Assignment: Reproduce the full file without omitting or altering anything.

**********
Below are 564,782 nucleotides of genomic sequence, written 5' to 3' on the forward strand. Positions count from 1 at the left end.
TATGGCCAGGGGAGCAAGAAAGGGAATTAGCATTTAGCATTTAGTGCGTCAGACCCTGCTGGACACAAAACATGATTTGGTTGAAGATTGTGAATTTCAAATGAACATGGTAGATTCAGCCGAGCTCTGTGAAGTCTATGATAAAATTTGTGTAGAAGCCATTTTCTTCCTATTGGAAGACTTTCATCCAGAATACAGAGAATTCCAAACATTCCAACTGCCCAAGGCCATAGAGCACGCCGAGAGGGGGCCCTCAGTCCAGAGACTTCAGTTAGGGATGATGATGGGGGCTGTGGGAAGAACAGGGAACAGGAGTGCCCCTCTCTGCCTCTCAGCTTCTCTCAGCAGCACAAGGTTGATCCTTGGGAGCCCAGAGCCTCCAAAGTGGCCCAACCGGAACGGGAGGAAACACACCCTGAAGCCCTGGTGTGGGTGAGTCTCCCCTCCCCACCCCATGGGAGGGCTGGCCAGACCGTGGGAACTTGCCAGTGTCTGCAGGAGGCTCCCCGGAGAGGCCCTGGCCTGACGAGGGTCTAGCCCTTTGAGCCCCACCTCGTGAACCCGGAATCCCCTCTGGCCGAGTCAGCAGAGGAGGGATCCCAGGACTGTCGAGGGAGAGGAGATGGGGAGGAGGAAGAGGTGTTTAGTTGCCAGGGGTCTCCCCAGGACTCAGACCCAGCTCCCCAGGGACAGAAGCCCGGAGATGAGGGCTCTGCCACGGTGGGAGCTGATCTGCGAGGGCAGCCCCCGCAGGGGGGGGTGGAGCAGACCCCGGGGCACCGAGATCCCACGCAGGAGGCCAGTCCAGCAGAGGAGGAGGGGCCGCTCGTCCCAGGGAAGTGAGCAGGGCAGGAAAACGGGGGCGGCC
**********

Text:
Below are 564,782 nucleotides of genomic sequence, written 5' to 3' on the forward strand. Positions count from 1 at the left end.
TATGGCCAGGGGAGCAAGAAAGGGAATTAGCATTTAGCATTTAGTGCGTCAGACCCTGCTGGACACAAAACATGATTTGGTTGAAGATTGTGAATTTCAAATGAACATGGTAGATTCAGCCGAGCTCTGTGAAGTCTATGATAAAATTTGTGTAGAAGCCATTTTCTTCCTATTGGAAGACTTTCATCCAGAATACAGAGAATTCCAAACATTCCAACTGCCCAAGGCCATAGAGCACGCCGAGAGGGGGCCCTCAGTCCAGAGACTTCAGTTAGGGATGATGATGGGGGCTGTGGGAAGAACAGGGAACAGGAGTGCCCCTCTCTGCCTCTCAGCTTCTCTCAGCAGCACAAGGTTGATCCTTGGGAGCCCAGAGCCTCCAAAGTGGCCCAACCGGAACGGGAGGAAACACACCCTGAAGCCCTGGTGTGGGTGAGTCTCCCCTCCCCACCCCATGGGAGGGCTGGCCAGACCGTGGGAACTTGCCAGTGTCTGCAGGAGGCTCCCCGGAGAGGCCCTGGCCTGACGAGGGTCTAGCCCTTTGAGCCCCACCTCGTGAACCCGGAATCCCCTCTGGCCGAGTCAGCAGAGGAGGGATCCCAGGACTGTCGAGGGAGAGGAGATGGGGAGGAGGAAGAGGTGTTTAGTTGCCAGGGGTCTCCCCAGGACTCAGACCCAGCTCCCCAGGGACAGAAGCCCGGAGATGAGGGCTCTGCCACGGTGGGAGCTGATCTGCGAGGGCAGCCCCCGCAGGGGGGGGTGGAGCAGACCCCGGGGCACCGAGATCCCACGCAGGAGGCCAGTCCAGCAGAGGAGGAGGGGCCGCTCGTCCCAGGGAAGTGAGCAGGGCAGGAAAACGGGGGCGGCC